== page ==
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Public Statements

Department of Defense Appropriations Act, 2013

Floor Speech

Location: Washington, DC


Mr. PALAZZO. Madam Chair, I rise in opposition to this amendment.

Just this past weekend, I had the great honor and privilege to send over 150 young men and women off to Fort Bliss to prepare for their final training to go overseas. This is the 857th Engineering Company. Their mission is horizontal construction, which is pretty much they're going to be clearing roads. As we know, that's one of the most dangerous missions in Afghanistan.

Now, I was too busy shaking hands and talking to families and others to notice what I would probably have seen in the parking lot, and that would have been a lot of bumper stickers. On those bumper stickers, there wouldn't be faces or political advertisements--of course, I wish there would be some--but it was more numbers: number 3, number 11, number 24, number 14. Most likely, there would have been a few number 88s out there, which is the car Dale Earnhardt drives for NASCAR. So with that, right now there is absolutely no reason this Congress should be telling the Department of Defense how and where to spend money on recruitment.

Sport sponsorships have continually been a major source of recruitment and provided a great deal of return on investment. The only other option is to spend more on recruitment and retention bonuses. As my colleague just mentioned, when they fall below a certain number, they spend billions of dollars, and we're not talking about billions of dollars. So this actually saves taxpayers' money so we can continue to find the young men and women to serve in our Nation's military.

As it currently stands, the National Guard cannot advertise on television, which significantly limits their opportunities to reach the audience that they want to reach. This is an effective program that remains a key tool for our National Guard and other branches of our military services.

This bill is already taking serious cuts from advertising and marketing budgets for the Marine Corps, Navy, Air Force, and National Guard accounts. They have all been cut significantly already before this amendment. There is no reason why we should continue to tie their hands by cutting more funds from the budget.

These sponsorships provide the ability to market and create branding opportunities and familiarity with the service branches in areas where market research shows that the target audience spends its time. For example, data shows that NASCAR fans are very large, up to 70 million--I think that's a low number--very patriotic, very pro-military fan base, and are extremely loyal to sponsors of teams and drivers. This is exactly who we want joining our U.S. military.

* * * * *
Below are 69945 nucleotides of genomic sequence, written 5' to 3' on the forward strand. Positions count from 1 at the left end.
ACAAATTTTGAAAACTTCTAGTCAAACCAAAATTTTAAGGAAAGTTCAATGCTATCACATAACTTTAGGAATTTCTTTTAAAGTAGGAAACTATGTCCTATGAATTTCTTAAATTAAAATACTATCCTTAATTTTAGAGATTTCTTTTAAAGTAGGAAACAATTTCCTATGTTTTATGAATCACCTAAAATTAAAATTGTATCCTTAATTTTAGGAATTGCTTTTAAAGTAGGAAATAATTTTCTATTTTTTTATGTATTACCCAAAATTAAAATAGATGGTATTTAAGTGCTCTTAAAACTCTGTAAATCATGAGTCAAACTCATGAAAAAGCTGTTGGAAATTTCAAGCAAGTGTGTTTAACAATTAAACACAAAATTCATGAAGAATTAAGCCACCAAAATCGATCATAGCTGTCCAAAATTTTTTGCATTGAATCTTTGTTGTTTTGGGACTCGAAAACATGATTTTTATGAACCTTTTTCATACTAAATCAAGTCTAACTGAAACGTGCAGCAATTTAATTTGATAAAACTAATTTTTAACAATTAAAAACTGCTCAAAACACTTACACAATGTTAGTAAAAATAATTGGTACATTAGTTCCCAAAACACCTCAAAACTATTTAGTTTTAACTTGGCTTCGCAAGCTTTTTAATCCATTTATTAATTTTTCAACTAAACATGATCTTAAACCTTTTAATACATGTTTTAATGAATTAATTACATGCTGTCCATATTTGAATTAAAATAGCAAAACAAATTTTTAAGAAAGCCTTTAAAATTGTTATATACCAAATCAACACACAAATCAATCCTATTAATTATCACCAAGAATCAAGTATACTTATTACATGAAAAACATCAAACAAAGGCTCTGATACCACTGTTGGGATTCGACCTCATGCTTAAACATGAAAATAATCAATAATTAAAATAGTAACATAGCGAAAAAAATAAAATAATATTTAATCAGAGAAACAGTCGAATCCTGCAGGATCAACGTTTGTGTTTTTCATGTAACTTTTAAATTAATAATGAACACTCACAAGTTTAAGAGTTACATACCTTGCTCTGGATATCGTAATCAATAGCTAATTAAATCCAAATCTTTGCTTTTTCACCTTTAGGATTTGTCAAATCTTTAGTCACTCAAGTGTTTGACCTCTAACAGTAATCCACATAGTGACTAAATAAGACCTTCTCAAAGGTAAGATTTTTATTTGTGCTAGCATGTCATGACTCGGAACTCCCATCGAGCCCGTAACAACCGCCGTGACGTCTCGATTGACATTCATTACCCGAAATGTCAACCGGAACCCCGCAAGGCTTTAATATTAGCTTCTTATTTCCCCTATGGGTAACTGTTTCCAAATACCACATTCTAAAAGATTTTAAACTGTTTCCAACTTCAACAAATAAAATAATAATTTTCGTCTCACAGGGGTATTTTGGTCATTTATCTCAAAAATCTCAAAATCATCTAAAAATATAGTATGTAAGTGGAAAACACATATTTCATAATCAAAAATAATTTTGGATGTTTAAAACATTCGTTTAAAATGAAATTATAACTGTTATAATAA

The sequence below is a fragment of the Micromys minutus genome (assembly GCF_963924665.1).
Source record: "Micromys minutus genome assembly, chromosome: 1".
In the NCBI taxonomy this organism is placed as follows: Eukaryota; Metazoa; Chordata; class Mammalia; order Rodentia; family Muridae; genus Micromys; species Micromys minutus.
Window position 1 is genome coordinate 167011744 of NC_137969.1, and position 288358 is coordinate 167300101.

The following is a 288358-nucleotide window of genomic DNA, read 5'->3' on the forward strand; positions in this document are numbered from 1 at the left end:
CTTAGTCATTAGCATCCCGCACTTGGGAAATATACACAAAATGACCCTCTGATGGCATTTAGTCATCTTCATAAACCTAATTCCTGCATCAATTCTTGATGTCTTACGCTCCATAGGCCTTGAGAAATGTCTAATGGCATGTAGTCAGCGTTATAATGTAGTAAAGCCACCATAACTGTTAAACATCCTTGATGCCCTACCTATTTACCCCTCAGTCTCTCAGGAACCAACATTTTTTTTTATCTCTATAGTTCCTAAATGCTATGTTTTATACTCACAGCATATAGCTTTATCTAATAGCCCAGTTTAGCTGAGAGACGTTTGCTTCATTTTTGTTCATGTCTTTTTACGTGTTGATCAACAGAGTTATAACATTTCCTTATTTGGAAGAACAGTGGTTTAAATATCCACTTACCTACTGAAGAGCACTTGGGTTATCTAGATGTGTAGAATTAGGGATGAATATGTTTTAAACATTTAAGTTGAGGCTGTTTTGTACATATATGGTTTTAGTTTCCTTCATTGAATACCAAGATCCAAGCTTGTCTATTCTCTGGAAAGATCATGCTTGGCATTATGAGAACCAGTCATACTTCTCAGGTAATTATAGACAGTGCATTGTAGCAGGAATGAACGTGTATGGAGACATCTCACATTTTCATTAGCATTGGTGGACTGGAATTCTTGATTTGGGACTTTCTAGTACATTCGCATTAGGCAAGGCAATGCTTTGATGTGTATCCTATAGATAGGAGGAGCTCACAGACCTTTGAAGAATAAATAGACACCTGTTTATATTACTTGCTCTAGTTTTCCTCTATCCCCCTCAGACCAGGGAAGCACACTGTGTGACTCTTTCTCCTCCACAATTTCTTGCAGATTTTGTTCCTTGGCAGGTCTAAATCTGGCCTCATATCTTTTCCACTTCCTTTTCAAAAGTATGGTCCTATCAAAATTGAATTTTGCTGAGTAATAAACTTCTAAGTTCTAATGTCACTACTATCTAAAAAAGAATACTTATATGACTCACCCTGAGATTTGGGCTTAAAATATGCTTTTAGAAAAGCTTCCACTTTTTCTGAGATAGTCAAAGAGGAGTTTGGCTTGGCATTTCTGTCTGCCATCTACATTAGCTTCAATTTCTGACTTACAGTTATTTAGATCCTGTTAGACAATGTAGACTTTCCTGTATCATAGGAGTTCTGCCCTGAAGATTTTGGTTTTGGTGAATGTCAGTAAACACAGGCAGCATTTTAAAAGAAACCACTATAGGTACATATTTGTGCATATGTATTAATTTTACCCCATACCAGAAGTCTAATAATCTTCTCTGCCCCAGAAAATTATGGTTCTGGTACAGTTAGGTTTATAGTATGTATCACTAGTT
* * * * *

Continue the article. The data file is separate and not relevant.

Madam Chair, we are currently dealing with very serious cut to our military because of sequestration. This is not the time or the place to be cutting the tools that our military is using to recruit the very best, patriotic young people who want to serve our Nation in the military.

The military is maximizing their resources to fulfill their mission at home and abroad. If this wasn't successful, they wouldn't be doing it. I ask that my colleagues oppose the amendment, and I yield back the balance of my time.


Mr. PALAZZO. Mr. Chairman, I rise to oppose the earlier amendment of the gentleman from Illinois (Mr. Quigley). The gentleman from Illinois had an amendment to cut $988 million from the Navy's DDG-51 program. The members of the House Armed Services Committee have carefully considered this shipbuilding program. We have met for months in the Seapower Subcommittee and discussed it thoroughly with Navy leadership.

The DDG-51 is the Navy's preeminent surface combatant. It can conduct multiple missions, including ballistic missile defense, and it has proven itself in almost every theater in which it has operated.

This ship has been authorized with a multiyear procurement strategy for DDG-51s, which is an important, cost-saving measure that the Navy has used in multiple situations to save money for the taxpayer.

This is one of the most successful shipbuilding programs ever in the United States Navy because it is one of the best built and best values for the taxpayer and requires a fair and open competition for contracting.

Right now, our Navy has the lowest shipbuilding totals in generations, and many predictions are that the number is only going to shrink further. As we pivot to the Pacific, we cannot afford to be cutting additional ships from our budget.

It is extremely important not only to our economic security, but also our national security. I urge my colleagues to oppose this amendment, and I yield back the balance of my time.


Mr. PALAZZO. Section 8121 constitutes legislation because it requires that the Secretary determine what qualifies as ``semiprofessional,'' ``a sporting event,'' and ``mixed martial arts.''

These are not terms that current law requires that the Secretary know, thus, imposing these determinations upon the Secretary violates clause 2 of rule XXI.

I ask for a ruling from the Chair.


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